I also want to make special mention of the Oscar-winning score by Italian composer Dario Marianelli. The first half of the film is completely monothematic, as Marianelli's fluid main theme carries the action. The music is frequently accompanied by the percussive beats of typewriter keys, and the score genuinely seems to be married to the images it accompanies. This is noted in a cue which suddenly moves from off-screen scoring to onscreen sound as Knightley's character ends the piece with a plucked piano string. The film's second half receives a much more diverse array of music, the most moving of which is arguably the "Elegy for Dunkirk" (featured during that aforementioned long tracking shot), one of the year's finest compositions. Atonement is a film of many attributes, and it's a tribute to Marianelli's talent that the original score is one of the most significant.
This is the kind of film that really excites me as a lover of cinema, because it works marvelously on just about every level. In addition, it is the kind of film that brings much-needed nobility to the cinema. We live in an era when many people have stopped taking film seriously. Since the 1980s, some say, movies have been dying a slow death at the hands of mindless "entertainment" that somehow grows less and less entertaining. Atonement stands as a persuasive argument for the importance of film. Like No Country for Old Men, it takes a great story originally intended for the printed page and finds a way to tell it masterfully using more images than words.
I know I've done this a lot, but I'd like to make one more comparison between this film and the other great films of 2007; for those curious, I'm speaking about the likes of No Country for Old Men, Zodiac, There Will Be Blood, Sweeney Todd, The Assassination of Jesse James by the Coward Robert Ford, The Darjeeling Limited, and Before the Devil Knows You're Dead. It was not an exceptionally good year for the "important" films. Most of the Iraq movies and message movies (outside of some very sharp documentaries) fell flat, and some were disappointed with the year because of that. However, there were a lot of great works of cinematic art, and a surprisingly large number of them seem to have a timeless quality. Atonement is among that special group of films that will be just as effective and engaging fifty years from now as it is today.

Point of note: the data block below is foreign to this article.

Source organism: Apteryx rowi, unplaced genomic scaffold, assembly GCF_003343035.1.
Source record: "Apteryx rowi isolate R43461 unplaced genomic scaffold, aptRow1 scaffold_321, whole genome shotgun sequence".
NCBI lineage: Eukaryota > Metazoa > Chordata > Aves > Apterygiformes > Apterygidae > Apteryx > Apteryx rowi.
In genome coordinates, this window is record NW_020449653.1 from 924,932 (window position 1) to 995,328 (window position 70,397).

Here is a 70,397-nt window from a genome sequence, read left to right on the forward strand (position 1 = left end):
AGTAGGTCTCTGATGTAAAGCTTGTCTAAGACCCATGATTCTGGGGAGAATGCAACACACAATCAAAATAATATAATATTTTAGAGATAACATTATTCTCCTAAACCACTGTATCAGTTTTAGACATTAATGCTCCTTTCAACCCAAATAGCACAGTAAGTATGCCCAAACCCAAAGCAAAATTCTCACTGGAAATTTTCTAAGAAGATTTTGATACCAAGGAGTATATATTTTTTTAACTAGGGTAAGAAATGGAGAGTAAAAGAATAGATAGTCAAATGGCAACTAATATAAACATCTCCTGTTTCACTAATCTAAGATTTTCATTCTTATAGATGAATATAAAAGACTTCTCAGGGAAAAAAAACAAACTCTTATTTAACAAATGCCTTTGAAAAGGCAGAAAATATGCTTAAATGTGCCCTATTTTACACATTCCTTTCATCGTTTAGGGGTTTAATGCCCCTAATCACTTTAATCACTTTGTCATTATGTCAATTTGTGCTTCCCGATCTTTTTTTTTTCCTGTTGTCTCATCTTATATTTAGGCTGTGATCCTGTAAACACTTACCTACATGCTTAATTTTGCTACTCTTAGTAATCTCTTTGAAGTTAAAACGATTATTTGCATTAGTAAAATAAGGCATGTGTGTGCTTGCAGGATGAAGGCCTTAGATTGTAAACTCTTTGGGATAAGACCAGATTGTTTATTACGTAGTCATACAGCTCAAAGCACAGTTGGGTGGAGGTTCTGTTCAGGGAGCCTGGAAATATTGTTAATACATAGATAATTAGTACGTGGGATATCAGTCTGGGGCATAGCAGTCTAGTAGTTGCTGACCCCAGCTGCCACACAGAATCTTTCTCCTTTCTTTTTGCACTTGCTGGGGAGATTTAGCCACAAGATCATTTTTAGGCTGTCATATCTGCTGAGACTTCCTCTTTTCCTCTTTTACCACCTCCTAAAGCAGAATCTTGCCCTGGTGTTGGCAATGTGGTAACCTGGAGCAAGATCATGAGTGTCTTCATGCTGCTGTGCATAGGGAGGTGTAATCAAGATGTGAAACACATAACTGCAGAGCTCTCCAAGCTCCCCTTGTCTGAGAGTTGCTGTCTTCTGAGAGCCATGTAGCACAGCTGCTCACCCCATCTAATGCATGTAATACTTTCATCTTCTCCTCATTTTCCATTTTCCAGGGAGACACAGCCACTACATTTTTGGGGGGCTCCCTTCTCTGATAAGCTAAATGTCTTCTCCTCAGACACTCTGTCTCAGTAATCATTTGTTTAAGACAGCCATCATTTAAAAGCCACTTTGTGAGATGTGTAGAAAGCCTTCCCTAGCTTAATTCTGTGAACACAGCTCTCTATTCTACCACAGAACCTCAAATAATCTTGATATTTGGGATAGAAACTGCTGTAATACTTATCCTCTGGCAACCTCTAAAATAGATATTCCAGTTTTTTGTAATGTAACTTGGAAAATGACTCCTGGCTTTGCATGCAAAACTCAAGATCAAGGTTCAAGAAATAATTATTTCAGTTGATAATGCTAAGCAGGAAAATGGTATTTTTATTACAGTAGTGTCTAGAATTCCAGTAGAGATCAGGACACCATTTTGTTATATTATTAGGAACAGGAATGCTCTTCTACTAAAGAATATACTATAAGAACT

The film has gotten a pretty solid DVD treatment, particularly in the audio department. Marianelli's music sounds excellent, and the sound effects and dialogue are mixed very well. The visuals are quite solid as well, nicely accentuating the cinematography by Seamus McGarvey, which ranges from lush and romantic (the first half) to gritty and raw (the second half). The film is certainly easy to look at, the scenery and camera set-ups are interesting enough on their own to make the movie compelling even if you're not really into the story (very unlikely, but just in case).
Extras are pretty decent, kicking off with a feature-length commentary by director Joe Wright. Wright is a low-key guy, there are a lot of pauses, and he's all by himself. Usually this means most viewers should just skip the commentary, but I'd still recommend this one. When Wright is talking, what he is saying is quite interesting, and he offers a lot of insights on decisions that had to be made with each scene. He's also refreshingly honest; pointing out specific moments that he felt could have been better if he had done them differently. He also provides commentary for seven short deleted scenes. Why were they cut, Joe? "Mostly because they were very poorly directed." That made me smile. A 25-minute featurette meanders a bit much, but still has some good stuff. A much-too-short piece (only five minutes) features interviews with Wright, acclaimed playwright and screenwriter Christopher Hampton (Dangerous Liasons), and author Ian McEwan (who served as an executive producer on the film). This is quite good, but again, much too short.
The Rebuttal Witnesses
I suppose I could make something up here for the sake of seeming like I'm a bit more objective about this film, but I would be lying. I love Atonement, and I simply can't think of anything to complain about.
Between this film and Pride and Prejudice, Joe Wright is quickly becoming one of the most exciting young directors out there. Blending strong artistic sensibilities with strong emotional hooks, he creates movies that work wonders on your heart and your brain. His previous film was a joyous one, this one is heartbreaking. The previous film was made in a very traditional and straightforward manner, this one is made in an unusual and non-linear way, and yet they both share many of the same qualities in their craftsmanship. I eagerly want to see where his career goes from here. As for the specific subject of this review: Atonement is a must-see.
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Scales of Justice
• Commentary by Director Joe Wright